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Test of emotional attachment to field of glory and drama
Friday November 3, 2006
By Maggie McNaughton

A new waterfront stadium is likely to mark the end of an era for a ground that has been a New Zealand sporting institution for more than a century.

Eden Park Trust Board chief executive John Alexander admitted in September that a new waterfront stadium would "pretty much spell the end of Eden Park".

The venue has been a sports ground since 1900 and has been home to some of the country's most memorable sporting moments, including the All Blacks' win over France in the inaugural World Cup in 1987.

The trust board is making a last-gasp bid to save the stadium, arguing it is more cost-effective than the waterfront plan.

But times change, says former all Black Andy Haden.

"People in Wellington who bemoaned the loss of Athletic Park don't very often talk about Athletic Park anymore," he said yesterday. "It was very quickly forgotten ... so it might be the same up here."

Eden Park had humble beginnings, but its enduring position in New Zealand sport was assured when it hosted a test in the All Blacks' first series against the Springboks, in 1921.

Matches against New Zealand's traditional rugby rivals have made for some of the stadium's most dramatic sporting occasions, such as the 1956 series-deciding victory and the 1981 "flour-bomb" test.

Eden Park has also hosted top cricket, athletics, hockey, soccer, league and - during World War II - gridiron. In 1950, the British Empire Games were held there.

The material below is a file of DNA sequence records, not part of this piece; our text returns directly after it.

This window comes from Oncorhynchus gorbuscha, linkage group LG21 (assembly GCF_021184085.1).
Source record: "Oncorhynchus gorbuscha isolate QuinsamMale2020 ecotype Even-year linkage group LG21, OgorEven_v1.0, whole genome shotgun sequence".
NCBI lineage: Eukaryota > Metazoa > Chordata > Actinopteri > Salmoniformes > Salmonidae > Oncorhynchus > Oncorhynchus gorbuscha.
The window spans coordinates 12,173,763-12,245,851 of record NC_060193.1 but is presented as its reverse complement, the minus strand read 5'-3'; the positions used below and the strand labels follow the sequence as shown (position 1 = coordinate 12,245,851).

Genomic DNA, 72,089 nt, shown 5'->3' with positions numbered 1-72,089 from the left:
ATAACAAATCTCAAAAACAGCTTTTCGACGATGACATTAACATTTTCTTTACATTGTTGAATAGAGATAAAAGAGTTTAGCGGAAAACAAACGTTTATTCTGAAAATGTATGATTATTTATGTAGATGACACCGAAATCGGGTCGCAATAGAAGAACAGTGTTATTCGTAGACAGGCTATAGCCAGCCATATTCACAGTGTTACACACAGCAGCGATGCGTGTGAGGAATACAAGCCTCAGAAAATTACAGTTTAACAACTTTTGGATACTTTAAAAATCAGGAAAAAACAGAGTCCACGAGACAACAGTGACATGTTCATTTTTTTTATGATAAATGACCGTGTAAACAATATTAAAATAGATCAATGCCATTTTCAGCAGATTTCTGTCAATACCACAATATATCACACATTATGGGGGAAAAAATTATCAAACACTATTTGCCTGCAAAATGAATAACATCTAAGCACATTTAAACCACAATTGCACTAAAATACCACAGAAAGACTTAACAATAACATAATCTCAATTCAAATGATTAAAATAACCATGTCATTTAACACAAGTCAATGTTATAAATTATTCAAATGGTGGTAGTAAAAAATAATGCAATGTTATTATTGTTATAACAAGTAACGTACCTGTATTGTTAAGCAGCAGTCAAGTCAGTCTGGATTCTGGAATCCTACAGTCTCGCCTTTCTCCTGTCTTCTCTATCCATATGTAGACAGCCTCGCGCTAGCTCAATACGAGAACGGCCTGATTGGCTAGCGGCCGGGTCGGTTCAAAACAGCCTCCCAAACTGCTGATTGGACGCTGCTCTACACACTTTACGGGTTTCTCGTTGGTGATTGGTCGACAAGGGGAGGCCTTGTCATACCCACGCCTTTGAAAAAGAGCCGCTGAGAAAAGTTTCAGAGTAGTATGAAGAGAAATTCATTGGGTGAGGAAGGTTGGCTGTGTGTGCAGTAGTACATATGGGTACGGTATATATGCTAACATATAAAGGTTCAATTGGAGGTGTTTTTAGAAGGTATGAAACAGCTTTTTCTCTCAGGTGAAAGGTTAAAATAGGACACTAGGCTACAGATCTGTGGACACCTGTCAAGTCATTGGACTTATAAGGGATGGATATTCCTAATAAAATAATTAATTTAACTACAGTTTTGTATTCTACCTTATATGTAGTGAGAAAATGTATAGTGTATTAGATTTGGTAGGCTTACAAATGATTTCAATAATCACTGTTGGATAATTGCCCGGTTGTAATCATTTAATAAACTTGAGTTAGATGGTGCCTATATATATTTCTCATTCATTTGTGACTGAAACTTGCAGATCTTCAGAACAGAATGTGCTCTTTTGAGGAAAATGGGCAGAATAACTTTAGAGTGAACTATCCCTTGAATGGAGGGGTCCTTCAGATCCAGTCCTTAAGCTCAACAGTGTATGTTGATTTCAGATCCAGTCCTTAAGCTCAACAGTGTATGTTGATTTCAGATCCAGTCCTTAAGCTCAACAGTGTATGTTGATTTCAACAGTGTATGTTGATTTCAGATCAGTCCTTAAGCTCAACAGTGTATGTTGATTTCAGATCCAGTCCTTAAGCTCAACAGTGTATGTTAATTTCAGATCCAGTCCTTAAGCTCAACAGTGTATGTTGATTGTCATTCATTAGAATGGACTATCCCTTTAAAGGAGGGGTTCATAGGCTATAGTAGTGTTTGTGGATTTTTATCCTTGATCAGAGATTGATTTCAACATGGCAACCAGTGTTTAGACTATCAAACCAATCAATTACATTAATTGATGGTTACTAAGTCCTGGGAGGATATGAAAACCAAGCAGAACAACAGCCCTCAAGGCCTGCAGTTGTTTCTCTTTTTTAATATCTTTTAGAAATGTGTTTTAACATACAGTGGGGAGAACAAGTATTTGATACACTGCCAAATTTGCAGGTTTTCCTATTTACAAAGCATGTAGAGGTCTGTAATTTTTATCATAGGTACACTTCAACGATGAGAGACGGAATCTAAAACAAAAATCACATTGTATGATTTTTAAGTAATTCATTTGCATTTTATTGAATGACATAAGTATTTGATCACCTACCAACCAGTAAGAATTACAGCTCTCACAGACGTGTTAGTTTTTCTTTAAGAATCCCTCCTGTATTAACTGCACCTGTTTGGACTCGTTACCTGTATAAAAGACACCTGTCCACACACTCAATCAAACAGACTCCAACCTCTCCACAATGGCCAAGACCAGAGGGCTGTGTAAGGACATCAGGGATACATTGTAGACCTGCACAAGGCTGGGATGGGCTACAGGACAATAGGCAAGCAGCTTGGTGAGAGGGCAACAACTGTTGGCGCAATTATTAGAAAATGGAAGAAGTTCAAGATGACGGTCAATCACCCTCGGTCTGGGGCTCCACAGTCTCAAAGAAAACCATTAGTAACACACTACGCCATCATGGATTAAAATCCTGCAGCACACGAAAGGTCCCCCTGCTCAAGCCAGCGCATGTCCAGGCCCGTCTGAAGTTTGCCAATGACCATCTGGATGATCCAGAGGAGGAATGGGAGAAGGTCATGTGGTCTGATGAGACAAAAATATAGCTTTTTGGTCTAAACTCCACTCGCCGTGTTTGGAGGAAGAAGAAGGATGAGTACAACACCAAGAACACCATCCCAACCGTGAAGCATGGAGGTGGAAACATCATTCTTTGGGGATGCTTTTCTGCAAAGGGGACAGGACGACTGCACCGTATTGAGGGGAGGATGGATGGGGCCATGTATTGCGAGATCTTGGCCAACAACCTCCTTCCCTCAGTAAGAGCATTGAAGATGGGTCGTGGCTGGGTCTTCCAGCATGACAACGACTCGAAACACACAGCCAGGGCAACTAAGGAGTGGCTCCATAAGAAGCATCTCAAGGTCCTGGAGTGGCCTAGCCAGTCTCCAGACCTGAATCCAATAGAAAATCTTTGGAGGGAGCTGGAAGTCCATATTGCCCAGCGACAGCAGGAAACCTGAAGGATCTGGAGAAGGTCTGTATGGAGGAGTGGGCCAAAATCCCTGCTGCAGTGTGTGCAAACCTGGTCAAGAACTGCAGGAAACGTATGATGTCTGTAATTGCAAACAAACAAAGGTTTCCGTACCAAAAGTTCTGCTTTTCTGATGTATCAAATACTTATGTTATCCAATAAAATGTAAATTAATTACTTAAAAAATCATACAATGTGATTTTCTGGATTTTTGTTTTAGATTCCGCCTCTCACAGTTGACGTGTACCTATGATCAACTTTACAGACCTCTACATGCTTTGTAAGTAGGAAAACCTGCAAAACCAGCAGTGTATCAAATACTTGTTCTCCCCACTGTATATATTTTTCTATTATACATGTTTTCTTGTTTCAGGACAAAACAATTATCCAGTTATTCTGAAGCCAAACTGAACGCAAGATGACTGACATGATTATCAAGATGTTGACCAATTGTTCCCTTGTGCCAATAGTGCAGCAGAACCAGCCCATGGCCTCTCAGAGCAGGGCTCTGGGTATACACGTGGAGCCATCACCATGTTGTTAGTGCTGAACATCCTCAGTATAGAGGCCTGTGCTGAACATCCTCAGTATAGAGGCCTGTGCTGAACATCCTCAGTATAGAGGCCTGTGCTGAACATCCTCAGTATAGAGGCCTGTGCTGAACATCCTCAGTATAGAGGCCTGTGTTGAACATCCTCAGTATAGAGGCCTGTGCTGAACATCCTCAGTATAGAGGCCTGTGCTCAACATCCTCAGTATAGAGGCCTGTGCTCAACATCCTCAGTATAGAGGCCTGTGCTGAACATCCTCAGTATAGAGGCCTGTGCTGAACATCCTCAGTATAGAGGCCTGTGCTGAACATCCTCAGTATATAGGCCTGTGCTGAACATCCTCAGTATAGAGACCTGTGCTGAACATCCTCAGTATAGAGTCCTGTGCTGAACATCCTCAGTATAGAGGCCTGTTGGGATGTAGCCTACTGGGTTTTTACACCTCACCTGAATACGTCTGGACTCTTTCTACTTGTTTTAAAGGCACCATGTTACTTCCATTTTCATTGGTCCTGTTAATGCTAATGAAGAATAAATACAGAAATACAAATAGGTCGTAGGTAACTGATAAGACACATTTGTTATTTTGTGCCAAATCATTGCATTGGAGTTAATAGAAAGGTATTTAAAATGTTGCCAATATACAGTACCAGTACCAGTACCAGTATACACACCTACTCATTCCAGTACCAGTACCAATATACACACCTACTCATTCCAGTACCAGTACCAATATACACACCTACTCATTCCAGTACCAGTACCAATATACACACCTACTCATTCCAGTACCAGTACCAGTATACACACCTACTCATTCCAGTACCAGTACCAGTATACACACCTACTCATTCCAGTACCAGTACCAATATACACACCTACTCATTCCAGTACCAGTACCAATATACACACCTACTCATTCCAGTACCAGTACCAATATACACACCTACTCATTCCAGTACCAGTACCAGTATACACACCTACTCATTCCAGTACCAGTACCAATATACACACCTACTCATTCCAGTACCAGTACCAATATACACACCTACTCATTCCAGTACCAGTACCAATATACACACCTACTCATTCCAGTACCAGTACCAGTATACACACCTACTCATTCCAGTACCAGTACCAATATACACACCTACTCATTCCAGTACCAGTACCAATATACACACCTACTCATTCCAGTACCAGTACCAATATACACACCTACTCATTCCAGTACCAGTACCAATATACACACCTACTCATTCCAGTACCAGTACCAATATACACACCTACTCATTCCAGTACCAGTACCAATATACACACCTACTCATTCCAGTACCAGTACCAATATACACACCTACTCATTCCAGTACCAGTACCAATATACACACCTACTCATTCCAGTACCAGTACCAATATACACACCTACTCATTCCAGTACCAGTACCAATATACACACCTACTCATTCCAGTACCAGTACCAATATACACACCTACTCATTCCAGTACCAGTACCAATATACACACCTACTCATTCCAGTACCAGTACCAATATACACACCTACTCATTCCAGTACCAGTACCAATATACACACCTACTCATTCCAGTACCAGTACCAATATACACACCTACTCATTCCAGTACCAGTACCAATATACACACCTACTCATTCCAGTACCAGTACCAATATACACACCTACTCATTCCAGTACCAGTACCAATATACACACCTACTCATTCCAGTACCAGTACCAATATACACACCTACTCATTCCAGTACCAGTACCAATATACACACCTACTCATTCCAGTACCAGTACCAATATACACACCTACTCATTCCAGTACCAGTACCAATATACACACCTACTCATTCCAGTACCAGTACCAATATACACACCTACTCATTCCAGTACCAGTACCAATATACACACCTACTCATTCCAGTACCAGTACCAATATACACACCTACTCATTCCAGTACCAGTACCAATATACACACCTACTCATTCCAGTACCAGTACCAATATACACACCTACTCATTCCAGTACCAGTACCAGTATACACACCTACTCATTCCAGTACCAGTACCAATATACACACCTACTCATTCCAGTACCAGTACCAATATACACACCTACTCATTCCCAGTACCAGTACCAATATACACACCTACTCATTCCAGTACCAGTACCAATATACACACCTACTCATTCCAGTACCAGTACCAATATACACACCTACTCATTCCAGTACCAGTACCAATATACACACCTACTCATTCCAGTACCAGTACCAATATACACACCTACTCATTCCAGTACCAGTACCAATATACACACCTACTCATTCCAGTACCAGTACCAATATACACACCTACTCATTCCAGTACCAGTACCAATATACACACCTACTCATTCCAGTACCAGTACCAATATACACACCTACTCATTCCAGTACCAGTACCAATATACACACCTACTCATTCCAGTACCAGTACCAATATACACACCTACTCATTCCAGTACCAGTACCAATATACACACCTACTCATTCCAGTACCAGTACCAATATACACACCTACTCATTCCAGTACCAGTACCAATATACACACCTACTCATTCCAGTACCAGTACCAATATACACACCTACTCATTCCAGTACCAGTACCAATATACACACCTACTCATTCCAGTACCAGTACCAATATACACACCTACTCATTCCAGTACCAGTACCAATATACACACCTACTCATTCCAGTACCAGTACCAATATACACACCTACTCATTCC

There has been a procession of royal visitors - the Queen Mother in 1966, the Queen in 1970, and the Prince and Princess of Wales in 1983.

Auckland University emeritus professor of history Russell Stone said Eden Park had an iconic quality about it.

"The year 1921 was the turning point in the story of Eden Park.

"That was the year a Springboks team came to New Zealand and played a test there.

"From that point on it became unthinkable to hold a test elsewhere."

He said the park had a certain mystique that was sometimes forgotten.

The Model: Allianz Arena

* Construction: Less than three years to build

* Cost: 340 million ($647 million) to build, but the city and state also paid about 210 million ($399 million) for area development and infrastructure improvements

* Capacity: 69,901 (66,000 seats and standing room)

* Parking: 9800 places in four four-storey esplanades and 1200 spaces on two levels in the stadium

* Facilities: 28 kiosks, two 1000-seat "fan" restaurants and one 400-seat a la carte restaurant, offices and conference rooms, 54 ticket counters, three childcare centres and shopping facilities

* The three-tier stadium is covered by a thin translucent material, which can be lit in different colours

* The plan for new facilities in Munich was agreed in 1997, but it wasn't until 2001 that it was decided to build a new arena rather than redevelop the existing Olympic Stadium

* It is commonly known as Schlauchboot (inflatable boat)